Bride OM1, Dunwoody L, Lowe-Strong A, Kennedy SM.
    Author information

    Abstract
    The Silver Lining Questionnaire (SLQ-38) is purported to measure 10 aspects of adversarial growth in illness. To date however, no empirical evidence exists to support this claim. Hence the aim of this study was to investigate the factor structure of the SLQ-38 in a sample of 560 individuals with multiple sclerosis (MS), cancer, cardiac, and renal disease. The results demonstrate that 24 SLQ-38 items can be factored into five subscales: improved personal relationships, greater appreciation for life, positive influence on others, personal inner strength and changes in life philosophy, all of which are in accordance with the literature on adversarial growth. Individuals with MS experienced lower adversarial growth compared to other illness groups. Gender, age and time since diagnosis were unrelated to adversarial growth in illness. The utility of the revised SLQ-38 is discussed along with suggestions for future research on the convergent and divergent validity of this revised instrument.
     
  16. TiredSam

    TiredSam Moderator Staff Member

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    I have found my grumpy cynical outlook to be a source of great comfort and credit the improvements I have made since getting ME to it. I would recommend skeptical grumpiness to everyone.

    I would also like to note that the universe is a cold dark place where random shit happens. It could happen to you tomorrow for no reason. If you have trouble accepting that and want to wrap yourself up in positivity it won't make a blind bit of difference, but be my guest by all means.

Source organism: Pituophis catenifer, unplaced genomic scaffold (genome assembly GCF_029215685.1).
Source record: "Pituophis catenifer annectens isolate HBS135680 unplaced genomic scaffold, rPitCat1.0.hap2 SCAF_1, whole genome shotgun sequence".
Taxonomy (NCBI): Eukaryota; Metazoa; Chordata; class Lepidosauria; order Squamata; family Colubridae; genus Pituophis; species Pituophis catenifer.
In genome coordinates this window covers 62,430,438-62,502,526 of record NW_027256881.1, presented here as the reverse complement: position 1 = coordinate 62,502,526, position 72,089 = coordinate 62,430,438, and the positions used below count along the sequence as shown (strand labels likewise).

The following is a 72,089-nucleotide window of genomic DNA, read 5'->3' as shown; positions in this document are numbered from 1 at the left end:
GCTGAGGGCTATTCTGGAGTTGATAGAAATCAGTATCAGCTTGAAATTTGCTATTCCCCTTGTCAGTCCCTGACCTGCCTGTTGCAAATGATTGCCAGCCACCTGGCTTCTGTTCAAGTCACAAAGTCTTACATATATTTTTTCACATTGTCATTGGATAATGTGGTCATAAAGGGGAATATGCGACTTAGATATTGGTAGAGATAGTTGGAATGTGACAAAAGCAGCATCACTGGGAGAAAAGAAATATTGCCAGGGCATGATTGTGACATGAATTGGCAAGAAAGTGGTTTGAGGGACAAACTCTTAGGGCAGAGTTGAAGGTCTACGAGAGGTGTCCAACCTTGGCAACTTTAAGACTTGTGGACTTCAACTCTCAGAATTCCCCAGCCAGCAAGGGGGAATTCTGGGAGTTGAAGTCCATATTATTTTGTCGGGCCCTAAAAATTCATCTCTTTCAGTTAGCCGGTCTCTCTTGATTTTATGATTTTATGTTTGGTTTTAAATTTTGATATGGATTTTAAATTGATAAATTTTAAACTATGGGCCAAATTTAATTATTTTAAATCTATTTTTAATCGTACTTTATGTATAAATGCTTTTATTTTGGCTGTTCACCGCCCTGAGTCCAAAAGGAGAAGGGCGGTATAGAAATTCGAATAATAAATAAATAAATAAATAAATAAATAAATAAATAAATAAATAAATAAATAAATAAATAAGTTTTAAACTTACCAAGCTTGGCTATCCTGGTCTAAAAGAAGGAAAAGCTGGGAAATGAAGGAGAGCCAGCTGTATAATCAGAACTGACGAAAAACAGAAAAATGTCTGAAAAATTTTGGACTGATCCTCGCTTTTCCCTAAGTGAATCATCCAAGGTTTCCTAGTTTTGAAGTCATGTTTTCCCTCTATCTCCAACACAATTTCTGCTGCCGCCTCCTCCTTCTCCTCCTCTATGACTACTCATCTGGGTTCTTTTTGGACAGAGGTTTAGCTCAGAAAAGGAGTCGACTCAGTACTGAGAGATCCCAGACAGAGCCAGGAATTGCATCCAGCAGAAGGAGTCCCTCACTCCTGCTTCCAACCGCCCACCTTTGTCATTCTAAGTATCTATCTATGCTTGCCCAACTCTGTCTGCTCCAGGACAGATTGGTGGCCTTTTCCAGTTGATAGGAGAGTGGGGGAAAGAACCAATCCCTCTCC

I do not acknowledge the benefits of having ME. I may have learnt a few things and have more understanding and appreciation of a few things, but without ME I would be learning and understanding a lot more different things. I had to give up voluntary work teaching homeless kids in favour of lying on the sofa having a headache. I think I was getting more "personal growth" from the first thing.

    Other people appreciated me more when I did more. No-one comes round to sit at my feet listening to my wise insights now that I'm ill, and if they did I'd have to boot them out after 20 minutes. I appreciated life before my illness. ME did not give me a new start in life, it put my life on hold. A cure would give me a new start in life, not being presented with a questionnaire full of positivity platitudes.


    Why did they call it "Silver lining"? Doesn't giving the questionnaire that title introduce bias before you've even read the first question? Why didn't they just call it the "Cheer up luv!" or "Look on the bright side!" questionnaire?

    I wonder if calling it "Life sucks" or "Shit happens" or "What's the fucking point?" would influence the answers given? Now that would be a much more interesting paper.

    No shit. But there are really, aren't there?

    I feel much better after that little rant. Did me the world of good. Be grumpy.
     
  17. Trish

    Trish Senior Member (Voting Rights)

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    My sentiments exactly, @TiredSam.

    Just reading through the questionnaire reminded me forcibly of all the negatives of being ill. And made me cross and grumpy that well people feel they have the right to inflict this further suffering on already sick and suffering people.
     
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  18. TiredSam

    TiredSam Moderator Staff Member

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    Well at least it did some good then :grumpy:
     
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  19. Valentijn

    Valentijn Moderator Staff Member

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    :expressionless:
     
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  20. TiredSam

    TiredSam Moderator Staff Member

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    You really like to tweak the nose of terror, don't you?

    :emoji_punch: